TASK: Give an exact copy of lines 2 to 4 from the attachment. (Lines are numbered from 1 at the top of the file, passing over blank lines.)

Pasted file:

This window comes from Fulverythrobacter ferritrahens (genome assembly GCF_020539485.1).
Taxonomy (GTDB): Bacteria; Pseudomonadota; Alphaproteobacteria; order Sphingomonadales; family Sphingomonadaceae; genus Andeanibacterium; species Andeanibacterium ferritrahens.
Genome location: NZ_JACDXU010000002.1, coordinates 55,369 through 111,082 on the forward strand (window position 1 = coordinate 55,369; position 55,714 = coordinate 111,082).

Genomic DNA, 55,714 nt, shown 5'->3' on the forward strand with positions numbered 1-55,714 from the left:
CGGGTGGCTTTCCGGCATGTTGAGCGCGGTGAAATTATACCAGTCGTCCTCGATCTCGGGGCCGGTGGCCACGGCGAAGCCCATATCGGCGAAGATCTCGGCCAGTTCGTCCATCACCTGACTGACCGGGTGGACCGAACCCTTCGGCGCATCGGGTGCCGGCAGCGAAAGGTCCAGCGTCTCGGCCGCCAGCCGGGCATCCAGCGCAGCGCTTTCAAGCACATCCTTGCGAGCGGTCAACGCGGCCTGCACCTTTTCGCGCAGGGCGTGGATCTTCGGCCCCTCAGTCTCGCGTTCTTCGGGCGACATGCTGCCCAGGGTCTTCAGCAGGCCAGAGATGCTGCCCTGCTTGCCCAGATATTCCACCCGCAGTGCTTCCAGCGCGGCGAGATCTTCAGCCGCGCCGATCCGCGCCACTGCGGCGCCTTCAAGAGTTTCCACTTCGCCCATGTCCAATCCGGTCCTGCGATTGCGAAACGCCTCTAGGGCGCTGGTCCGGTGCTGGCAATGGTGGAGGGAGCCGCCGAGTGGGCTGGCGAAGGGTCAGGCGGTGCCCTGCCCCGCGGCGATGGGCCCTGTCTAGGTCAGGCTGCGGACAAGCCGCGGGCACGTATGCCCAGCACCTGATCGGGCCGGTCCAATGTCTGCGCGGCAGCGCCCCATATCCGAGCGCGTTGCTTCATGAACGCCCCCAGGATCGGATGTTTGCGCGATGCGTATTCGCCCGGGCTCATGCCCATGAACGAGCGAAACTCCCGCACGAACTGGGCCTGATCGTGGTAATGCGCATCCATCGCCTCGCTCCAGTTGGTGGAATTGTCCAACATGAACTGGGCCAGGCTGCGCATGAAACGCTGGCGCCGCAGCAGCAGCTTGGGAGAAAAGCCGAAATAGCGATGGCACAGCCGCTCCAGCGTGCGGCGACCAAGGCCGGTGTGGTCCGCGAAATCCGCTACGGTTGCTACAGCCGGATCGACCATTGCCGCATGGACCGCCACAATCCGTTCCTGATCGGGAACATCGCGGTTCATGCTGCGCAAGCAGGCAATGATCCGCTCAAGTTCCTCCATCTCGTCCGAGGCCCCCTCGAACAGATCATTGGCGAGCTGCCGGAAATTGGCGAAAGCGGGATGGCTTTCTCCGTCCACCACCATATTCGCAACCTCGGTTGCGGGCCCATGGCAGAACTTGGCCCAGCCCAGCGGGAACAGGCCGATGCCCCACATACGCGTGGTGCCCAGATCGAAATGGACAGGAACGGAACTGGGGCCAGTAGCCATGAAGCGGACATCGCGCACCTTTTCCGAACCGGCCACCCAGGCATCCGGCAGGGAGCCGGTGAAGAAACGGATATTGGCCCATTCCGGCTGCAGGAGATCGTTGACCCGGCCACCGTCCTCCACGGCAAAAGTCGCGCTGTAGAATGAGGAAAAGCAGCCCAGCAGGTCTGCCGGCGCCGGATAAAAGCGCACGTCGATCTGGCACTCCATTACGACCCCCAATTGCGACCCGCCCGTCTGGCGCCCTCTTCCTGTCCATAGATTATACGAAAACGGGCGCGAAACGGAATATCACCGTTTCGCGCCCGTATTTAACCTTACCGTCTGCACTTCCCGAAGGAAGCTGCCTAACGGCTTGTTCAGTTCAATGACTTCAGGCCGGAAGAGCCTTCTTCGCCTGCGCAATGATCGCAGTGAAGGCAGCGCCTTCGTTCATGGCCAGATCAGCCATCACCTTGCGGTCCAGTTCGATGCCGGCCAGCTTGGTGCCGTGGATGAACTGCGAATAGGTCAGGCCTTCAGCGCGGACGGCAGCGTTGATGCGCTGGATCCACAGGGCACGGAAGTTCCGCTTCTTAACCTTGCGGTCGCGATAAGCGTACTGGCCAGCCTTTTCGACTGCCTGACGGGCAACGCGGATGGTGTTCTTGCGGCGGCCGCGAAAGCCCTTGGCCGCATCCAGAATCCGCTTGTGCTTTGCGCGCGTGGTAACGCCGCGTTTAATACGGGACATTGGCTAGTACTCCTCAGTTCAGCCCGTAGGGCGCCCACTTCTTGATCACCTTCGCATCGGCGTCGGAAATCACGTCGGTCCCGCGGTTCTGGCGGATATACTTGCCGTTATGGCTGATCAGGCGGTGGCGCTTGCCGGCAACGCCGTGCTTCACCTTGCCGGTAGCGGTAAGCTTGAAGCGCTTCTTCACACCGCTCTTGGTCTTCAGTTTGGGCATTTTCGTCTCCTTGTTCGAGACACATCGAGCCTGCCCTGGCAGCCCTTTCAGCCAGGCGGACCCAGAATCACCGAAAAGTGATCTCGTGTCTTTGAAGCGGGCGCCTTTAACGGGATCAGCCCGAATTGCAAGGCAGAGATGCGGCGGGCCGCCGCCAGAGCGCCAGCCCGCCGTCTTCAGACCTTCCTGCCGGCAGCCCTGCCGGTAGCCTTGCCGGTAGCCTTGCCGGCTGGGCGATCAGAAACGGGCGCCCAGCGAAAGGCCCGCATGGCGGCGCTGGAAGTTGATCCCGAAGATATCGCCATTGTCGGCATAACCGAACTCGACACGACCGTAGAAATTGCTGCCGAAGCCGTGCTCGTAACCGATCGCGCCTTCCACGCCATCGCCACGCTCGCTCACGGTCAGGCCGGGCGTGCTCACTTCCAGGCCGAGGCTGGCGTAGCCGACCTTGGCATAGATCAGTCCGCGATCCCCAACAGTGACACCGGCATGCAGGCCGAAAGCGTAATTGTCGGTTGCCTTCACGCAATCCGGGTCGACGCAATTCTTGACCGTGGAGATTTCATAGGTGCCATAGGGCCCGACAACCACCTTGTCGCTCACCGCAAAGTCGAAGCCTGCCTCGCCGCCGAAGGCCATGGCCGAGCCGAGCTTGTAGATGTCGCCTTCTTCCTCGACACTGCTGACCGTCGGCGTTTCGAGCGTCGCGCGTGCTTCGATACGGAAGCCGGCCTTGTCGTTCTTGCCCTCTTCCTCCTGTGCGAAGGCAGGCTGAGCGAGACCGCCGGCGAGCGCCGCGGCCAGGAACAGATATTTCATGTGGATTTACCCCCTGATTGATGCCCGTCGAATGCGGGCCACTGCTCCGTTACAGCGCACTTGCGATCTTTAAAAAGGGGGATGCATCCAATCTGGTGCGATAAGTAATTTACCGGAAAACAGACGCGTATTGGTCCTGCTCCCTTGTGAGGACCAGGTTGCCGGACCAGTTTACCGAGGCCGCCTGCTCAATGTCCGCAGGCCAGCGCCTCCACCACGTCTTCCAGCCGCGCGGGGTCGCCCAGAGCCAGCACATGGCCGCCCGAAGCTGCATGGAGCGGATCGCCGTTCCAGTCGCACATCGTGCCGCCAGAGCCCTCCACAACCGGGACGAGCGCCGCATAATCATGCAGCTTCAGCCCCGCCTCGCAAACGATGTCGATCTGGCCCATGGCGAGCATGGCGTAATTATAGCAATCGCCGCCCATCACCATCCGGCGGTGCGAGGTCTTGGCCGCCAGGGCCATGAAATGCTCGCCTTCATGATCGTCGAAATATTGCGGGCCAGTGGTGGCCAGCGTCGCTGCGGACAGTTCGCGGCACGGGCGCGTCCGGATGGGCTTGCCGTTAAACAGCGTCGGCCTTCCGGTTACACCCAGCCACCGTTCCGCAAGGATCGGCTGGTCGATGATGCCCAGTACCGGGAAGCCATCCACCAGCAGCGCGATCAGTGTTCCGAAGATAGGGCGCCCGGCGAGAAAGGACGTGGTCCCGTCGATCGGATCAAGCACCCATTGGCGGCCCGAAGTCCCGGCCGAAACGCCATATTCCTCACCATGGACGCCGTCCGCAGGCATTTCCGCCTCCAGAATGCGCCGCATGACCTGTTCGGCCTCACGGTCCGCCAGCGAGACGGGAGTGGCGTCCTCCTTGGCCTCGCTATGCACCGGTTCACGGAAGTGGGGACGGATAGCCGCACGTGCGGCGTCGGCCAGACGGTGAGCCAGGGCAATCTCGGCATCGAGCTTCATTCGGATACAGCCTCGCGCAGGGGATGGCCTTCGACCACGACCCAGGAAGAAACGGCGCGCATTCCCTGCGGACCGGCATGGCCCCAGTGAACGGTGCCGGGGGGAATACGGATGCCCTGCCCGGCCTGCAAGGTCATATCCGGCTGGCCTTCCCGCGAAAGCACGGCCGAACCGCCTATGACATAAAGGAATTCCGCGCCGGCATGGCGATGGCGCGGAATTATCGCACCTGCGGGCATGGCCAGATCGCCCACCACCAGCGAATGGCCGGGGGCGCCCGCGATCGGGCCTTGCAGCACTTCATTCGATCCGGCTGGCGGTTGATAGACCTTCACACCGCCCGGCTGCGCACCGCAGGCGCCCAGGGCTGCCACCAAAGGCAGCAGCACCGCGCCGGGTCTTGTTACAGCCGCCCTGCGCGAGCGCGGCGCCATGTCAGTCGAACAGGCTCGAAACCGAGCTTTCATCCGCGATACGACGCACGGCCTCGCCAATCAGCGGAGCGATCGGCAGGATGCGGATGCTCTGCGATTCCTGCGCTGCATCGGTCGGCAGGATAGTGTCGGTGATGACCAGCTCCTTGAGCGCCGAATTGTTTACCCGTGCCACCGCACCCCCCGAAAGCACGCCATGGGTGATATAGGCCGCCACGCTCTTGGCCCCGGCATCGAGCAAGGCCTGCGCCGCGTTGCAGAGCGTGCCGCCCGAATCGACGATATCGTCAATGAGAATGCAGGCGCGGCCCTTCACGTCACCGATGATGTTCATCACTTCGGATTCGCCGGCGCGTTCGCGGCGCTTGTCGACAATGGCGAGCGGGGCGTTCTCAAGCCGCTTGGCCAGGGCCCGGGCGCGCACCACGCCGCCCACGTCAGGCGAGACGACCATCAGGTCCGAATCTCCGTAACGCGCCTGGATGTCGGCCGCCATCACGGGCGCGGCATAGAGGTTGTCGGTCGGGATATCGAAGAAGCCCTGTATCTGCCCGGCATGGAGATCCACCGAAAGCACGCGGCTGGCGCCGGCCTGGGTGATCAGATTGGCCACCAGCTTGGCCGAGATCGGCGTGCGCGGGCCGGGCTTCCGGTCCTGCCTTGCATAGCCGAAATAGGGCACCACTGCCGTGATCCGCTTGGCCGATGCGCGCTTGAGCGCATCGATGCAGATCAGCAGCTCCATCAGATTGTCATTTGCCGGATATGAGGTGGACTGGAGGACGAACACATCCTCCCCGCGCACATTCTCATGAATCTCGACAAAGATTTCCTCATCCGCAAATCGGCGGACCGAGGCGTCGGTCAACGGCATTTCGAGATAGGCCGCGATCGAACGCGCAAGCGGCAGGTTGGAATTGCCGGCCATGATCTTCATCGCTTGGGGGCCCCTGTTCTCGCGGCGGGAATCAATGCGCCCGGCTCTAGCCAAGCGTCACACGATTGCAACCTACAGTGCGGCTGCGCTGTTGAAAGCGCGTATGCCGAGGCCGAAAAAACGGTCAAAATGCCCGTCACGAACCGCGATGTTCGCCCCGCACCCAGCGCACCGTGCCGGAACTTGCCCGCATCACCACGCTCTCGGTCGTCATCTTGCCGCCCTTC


Taxonomy (GTDB): Bacteria; Pseudomonadota; Alphaproteobacteria; order Sphingomonadales; family Sphingomonadaceae; genus Andeanibacterium; species Andeanibacterium ferritrahens.
Genome location: NZ_JACDXU010000002.1, coordinates 55,369 through 111,082 on the forward strand (window position 1 = coordinate 55,369; position 55,714 = coordinate 111,082).

Genomic DNA, 55,714 nt, shown 5'->3' on the forward strand with positions numbered 1-55,714 from the left: